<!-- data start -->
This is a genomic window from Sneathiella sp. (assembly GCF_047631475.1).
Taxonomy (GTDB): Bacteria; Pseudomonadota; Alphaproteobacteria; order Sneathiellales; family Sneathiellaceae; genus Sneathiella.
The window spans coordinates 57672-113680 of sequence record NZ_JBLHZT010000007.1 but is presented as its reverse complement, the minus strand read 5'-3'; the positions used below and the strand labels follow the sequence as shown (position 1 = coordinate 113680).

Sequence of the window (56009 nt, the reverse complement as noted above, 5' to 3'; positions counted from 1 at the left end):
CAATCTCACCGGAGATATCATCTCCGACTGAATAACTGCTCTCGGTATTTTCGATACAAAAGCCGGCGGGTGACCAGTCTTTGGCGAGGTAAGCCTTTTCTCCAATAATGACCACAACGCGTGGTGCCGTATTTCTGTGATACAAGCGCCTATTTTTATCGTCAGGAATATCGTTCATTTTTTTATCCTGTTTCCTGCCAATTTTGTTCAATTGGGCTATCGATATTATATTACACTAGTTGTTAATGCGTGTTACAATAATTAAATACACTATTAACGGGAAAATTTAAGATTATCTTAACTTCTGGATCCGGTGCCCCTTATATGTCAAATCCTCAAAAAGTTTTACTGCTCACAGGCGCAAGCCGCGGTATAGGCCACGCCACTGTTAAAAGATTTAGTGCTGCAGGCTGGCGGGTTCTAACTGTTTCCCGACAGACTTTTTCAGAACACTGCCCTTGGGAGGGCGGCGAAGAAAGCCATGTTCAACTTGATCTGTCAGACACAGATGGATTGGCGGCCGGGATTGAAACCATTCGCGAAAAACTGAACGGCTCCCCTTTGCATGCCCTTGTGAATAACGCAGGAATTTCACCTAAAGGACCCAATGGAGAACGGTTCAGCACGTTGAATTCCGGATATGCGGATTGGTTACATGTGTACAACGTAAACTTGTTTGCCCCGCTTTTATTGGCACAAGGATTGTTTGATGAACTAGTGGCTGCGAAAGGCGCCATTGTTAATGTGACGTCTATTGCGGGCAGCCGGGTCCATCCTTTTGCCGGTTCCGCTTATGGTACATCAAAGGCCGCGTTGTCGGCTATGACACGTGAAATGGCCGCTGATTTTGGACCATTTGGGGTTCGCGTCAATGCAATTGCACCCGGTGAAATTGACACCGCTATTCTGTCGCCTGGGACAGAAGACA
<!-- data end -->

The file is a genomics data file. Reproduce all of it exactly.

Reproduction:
This is a genomic window from Sneathiella sp. (assembly GCF_047631475.1).
Taxonomy (GTDB): Bacteria; Pseudomonadota; Alphaproteobacteria; order Sneathiellales; family Sneathiellaceae; genus Sneathiella.
The window spans coordinates 57672-113680 of sequence record NZ_JBLHZT010000007.1 but is presented as its reverse complement, the minus strand read 5'-3'; the positions used below and the strand labels follow the sequence as shown (position 1 = coordinate 113680).

Sequence of the window (56009 nt, the reverse complement as noted above, 5' to 3'; positions counted from 1 at the left end):
CAATCTCACCGGAGATATCATCTCCGACTGAATAACTGCTCTCGGTATTTTCGATACAAAAGCCGGCGGGTGACCAGTCTTTGGCGAGGTAAGCCTTTTCTCCAATAATGACCACAACGCGTGGTGCCGTATTTCTGTGATACAAGCGCCTATTTTTATCGTCAGGAATATCGTTCATTTTTTTATCCTGTTTCCTGCCAATTTTGTTCAATTGGGCTATCGATATTATATTACACTAGTTGTTAATGCGTGTTACAATAATTAAATACACTATTAACGGGAAAATTTAAGATTATCTTAACTTCTGGATCCGGTGCCCCTTATATGTCAAATCCTCAAAAAGTTTTACTGCTCACAGGCGCAAGCCGCGGTATAGGCCACGCCACTGTTAAAAGATTTAGTGCTGCAGGCTGGCGGGTTCTAACTGTTTCCCGACAGACTTTTTCAGAACACTGCCCTTGGGAGGGCGGCGAAGAAAGCCATGTTCAACTTGATCTGTCAGACACAGATGGATTGGCGGCCGGGATTGAAACCATTCGCGAAAAACTGAACGGCTCCCCTTTGCATGCCCTTGTGAATAACGCAGGAATTTCACCTAAAGGACCCAATGGAGAACGGTTCAGCACGTTGAATTCCGGATATGCGGATTGGTTACATGTGTACAACGTAAACTTGTTTGCCCCGCTTTTATTGGCACAAGGATTGTTTGATGAACTAGTGGCTGCGAAAGGCGCCATTGTTAATGTGACGTCTATTGCGGGCAGCCGGGTCCATCCTTTTGCCGGTTCCGCTTATGGTACATCAAAGGCCGCGTTGTCGGCTATGACACGTGAAATGGCCGCTGATTTTGGACCATTTGGGGTTCGCGTCAATGCAATTGCACCCGGTGAAATTGACACCGCTATTCTGTCGCCTGGGACAGAAGACA